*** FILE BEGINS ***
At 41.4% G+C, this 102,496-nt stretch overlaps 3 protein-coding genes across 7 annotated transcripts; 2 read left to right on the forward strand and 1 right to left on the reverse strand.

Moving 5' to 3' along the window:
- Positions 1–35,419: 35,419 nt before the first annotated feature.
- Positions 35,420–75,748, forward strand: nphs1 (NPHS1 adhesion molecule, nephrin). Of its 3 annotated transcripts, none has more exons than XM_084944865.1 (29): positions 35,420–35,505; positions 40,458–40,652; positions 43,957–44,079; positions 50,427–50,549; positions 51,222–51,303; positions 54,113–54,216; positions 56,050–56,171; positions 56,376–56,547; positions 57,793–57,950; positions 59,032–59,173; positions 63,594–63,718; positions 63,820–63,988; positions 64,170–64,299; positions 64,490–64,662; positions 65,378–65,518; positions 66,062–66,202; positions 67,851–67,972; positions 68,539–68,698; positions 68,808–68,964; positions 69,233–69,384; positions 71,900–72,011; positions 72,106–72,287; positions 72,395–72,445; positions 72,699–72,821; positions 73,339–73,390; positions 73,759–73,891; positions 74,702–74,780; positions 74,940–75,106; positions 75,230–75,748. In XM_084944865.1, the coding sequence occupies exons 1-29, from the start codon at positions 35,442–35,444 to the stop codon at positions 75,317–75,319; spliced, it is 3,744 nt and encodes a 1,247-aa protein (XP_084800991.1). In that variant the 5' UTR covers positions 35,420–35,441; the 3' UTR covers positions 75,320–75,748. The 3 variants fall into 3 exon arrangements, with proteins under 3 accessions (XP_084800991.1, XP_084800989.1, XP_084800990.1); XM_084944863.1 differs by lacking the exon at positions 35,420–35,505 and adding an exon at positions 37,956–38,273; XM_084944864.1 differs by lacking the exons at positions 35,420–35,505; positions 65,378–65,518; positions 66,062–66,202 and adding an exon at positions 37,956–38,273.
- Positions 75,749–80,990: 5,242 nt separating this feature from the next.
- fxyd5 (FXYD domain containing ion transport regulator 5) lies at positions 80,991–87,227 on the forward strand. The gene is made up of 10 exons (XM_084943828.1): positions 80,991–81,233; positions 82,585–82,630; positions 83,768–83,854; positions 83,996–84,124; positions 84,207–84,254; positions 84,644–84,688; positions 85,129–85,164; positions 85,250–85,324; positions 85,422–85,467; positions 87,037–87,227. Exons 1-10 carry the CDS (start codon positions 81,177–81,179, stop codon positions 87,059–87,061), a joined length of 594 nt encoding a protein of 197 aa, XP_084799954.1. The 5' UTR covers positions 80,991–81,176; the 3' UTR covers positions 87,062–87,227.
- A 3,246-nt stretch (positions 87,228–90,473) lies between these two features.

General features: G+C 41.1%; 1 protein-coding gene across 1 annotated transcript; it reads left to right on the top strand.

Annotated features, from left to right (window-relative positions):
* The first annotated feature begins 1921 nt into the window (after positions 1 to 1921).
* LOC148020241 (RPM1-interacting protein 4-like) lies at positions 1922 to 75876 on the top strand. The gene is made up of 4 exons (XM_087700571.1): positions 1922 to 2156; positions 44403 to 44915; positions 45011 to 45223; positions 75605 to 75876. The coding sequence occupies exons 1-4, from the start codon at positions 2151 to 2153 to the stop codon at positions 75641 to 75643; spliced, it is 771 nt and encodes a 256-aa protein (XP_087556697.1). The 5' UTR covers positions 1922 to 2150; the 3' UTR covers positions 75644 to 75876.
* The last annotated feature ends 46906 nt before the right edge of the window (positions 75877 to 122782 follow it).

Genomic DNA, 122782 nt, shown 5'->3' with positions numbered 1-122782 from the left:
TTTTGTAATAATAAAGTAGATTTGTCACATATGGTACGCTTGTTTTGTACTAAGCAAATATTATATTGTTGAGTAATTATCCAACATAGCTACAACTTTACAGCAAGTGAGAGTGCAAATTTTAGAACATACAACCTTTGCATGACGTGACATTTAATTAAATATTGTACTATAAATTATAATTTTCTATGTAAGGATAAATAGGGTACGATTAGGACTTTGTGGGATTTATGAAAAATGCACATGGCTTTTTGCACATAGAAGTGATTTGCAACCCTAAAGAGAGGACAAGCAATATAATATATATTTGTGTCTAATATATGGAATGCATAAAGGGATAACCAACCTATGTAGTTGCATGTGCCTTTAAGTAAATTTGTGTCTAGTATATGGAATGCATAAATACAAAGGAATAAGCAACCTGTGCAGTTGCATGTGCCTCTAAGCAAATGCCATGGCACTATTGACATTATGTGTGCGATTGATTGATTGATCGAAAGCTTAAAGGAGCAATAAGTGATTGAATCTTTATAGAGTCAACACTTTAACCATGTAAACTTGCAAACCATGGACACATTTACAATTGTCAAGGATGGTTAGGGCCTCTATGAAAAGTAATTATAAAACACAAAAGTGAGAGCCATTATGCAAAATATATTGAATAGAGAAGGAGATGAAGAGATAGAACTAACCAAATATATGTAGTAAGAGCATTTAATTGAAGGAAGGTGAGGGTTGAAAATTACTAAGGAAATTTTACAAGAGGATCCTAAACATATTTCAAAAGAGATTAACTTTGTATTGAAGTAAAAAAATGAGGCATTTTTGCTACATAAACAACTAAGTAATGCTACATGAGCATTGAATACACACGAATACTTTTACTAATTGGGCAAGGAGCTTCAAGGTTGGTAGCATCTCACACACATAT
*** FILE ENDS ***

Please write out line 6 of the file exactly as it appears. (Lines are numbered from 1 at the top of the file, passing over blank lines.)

- fxyd5 (FXYD domain containing ion transport regulator 5) lies at positions 80,991–87,227 on the forward strand. The gene is made up of 10 exons (XM_084943828.1): positions 80,991–81,233; positions 82,585–82,630; positions 83,768–83,854; positions 83,996–84,124; positions 84,207–84,254; positions 84,644–84,688; positions 85,129–85,164; positions 85,250–85,324; positions 85,422–85,467; positions 87,037–87,227. Exons 1-10 carry the CDS (start codon positions 81,177–81,179, stop codon positions 87,059–87,061), a joined length of 594 nt encoding a protein of 197 aa, XP_084799954.1. The 5' UTR covers positions 80,991–81,176; the 3' UTR covers positions 87,062–87,227.